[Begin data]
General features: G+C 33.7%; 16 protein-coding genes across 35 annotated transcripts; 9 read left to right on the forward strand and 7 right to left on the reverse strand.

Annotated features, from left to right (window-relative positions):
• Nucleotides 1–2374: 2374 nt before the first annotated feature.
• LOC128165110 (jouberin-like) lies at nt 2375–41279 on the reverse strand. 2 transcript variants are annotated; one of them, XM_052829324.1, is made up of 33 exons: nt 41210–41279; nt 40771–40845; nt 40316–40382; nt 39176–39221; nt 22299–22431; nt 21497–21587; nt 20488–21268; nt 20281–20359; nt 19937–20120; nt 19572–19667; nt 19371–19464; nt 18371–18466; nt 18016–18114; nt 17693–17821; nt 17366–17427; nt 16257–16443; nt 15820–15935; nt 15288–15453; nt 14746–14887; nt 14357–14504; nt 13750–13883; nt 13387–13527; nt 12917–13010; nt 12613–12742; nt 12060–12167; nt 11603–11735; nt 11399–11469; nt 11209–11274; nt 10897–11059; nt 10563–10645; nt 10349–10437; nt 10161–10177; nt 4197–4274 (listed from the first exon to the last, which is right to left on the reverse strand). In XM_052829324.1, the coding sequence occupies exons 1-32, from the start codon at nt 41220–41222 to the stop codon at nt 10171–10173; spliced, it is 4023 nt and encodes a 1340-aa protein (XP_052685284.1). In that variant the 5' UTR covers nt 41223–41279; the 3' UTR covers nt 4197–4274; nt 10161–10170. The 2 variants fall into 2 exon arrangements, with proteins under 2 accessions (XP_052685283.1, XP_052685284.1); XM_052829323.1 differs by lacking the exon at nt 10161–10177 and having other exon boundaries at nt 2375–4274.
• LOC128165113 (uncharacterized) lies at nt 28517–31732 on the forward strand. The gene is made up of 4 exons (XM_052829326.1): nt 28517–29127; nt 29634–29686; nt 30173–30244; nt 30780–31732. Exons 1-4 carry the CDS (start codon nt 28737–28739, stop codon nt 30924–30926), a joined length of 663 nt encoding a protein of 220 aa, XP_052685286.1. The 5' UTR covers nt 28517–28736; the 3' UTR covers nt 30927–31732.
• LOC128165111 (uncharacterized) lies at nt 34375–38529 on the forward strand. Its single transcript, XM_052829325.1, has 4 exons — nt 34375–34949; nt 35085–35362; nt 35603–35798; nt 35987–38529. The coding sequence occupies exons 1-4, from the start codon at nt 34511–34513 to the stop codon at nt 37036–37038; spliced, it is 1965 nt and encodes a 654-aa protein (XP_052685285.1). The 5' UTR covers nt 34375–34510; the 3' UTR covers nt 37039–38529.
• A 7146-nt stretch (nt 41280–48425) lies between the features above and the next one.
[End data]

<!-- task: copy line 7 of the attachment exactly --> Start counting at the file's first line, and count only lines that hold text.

• A 7146-nt stretch (nt 41280–48425) lies between the features above and the next one.